Trump to Muslim World: If Three Faiths Join, Israeli-Palestinian Peace Is Possible

In first speech on foreign soil, Trump lashes out at Iran, says its own citizens are victims of its policies and that ISIS, Al-Qaida, Hezbollah and Hamas are responsible for generations of vanished dreams

Amir Tibon
Amir Tibon
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President Donald Trump delivers a speech to the Arab Islamic American Summit, at the King Abdulaziz Conference Center, Sunday, May 21, 2017
President Donald Trump delivers a speech to the Arab Islamic American Summit, at the King Abdulaziz Conference Center, Sunday, May 21, 2017Credit: Evan Vucci/AP
Amir Tibon
Amir Tibon

U.S. President Donald Trump addressed the leaders of 50 Muslim-majority countries on Sunday afternoon in his first speech on foreign soil since taking office.

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Speaking at the Arab-Islamic-American Summit in Riyadh, Trump began by thanking Saudi Arabia for hosting the event. "I am honored to be received by such gracious hosts. I have also heard about the splendor of your kingdom, but words cannot do justice to the hospitality you showed to us from the moment we arrived," he said.

>> READ IN FULL: Trump's first speech to Muslim world >>

Trump spoke about the historical partnership between the two countries going back to the days of King Abdul-Aziz and President Franklin D. Roosevelt, adding, "Today we begin a new chapter that will bring lasting benefits to all of our citizens." Trump also thanked all the heads of state who convened in Saudi Arabia's capital to attend the summit.

"Our time together will bring many blessings to both your people and to mine," he said.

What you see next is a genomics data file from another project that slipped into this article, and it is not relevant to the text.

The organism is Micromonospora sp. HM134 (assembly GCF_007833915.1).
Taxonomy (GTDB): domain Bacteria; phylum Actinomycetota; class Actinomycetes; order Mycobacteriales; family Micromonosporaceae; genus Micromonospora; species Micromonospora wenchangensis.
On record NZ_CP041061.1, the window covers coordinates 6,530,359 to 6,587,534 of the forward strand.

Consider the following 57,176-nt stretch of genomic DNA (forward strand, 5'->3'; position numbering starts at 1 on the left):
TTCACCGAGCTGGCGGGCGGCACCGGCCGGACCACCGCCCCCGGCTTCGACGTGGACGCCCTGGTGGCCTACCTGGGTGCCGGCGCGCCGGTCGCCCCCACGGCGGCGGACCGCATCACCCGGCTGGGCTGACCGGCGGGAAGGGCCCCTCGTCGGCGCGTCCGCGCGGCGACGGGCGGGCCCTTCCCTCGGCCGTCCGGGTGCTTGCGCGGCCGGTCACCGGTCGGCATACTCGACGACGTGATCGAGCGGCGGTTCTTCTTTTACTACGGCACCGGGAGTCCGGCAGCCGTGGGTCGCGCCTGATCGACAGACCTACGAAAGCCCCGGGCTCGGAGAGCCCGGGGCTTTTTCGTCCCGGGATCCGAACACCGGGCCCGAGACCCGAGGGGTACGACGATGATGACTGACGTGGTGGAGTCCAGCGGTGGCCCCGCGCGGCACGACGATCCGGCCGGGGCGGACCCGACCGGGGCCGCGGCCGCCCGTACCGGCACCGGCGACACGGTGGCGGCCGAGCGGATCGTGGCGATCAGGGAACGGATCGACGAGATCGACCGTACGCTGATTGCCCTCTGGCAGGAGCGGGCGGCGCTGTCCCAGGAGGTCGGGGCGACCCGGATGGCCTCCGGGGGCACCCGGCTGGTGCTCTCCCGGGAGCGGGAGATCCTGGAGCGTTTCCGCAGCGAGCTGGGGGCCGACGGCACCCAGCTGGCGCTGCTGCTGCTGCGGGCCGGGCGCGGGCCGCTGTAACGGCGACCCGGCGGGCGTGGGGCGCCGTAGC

Trump continued: "I'm here to deliver a message of friendship, hope and love. I chose to make my first foreign trip to the heart of the Muslim world. In my inaugural address I pledged that America will not seek to impose our way of life on others, but to outstretch our hand for a vision of peace, security and prosperity. Our goal is a coalition of nations who share the aim of stamping out extremism."

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"This historic and undprecedented gathering of leaders is a symbol to the world of our shared resolve," he said.

Trump then announced the results of his talks with Saudi officials. "My meetings with King Salman, the crown prince and the deputy crown prince, have been filled with tremendous cooperation. Yesterday we signed a historic agreement with the kingdom that will invest almost 400 billion dollars in our two countries and create hundreds of thousands of jobs."

Trump before delivering a speech at the King Abdulaziz Conference Center, May 21, 2017, in Riyadh, Saudi Arabia. Credit: Evan Vucci/AP

"We will be sure to help our Saudi friends to get a good deal from our great American defense companies," continued Trump. "We've started discussions with many of the countries present today on advancing security and stability across the Middle East."

Trump then turned to security issues, saying that "Muslim-majority countries must take the lead in combating radicalization." He also thanked the Saudi king for "powerful leadership" on this issue.

"We're not here to lecture, to tell other people how to live, what to do, who to be or how to worship. We are here to offer partnership," said Trump.

"We must be united in pursuing the one goal that transcends every other consideration – to vanquish terrorism. Young Muslim boys and girls should be able to grow up free from fear, safe from violence and innocent from hatred. They should have the chance to build new Arab prosperity for themselves. It has to be done and we have to let them do it.

"This future can only be achieved by defeating terrorism, and the ideology that defines it," he said.

Trump noted that terrorism has statistically affected "the innocent people of Arab, Muslim and Middle Eastern nations" more than any other.

"Some estimates say that more than 95% of the victims of terrorism are themselves Muslims. It is a tragedy of epic proportions," he said. "No description of the suffering can begin to capture its full measure. ISIS, Al-Qaida, Hezbollah, Hamas – it must be counted not just in the number of dead, but in generations of vanished dreams."

Trump walked the audience through a tour of the Middle East, mentioning all the spots of potential that have suffered from "bloodshed and terror." He mentioned many countries in the region, but not Israel.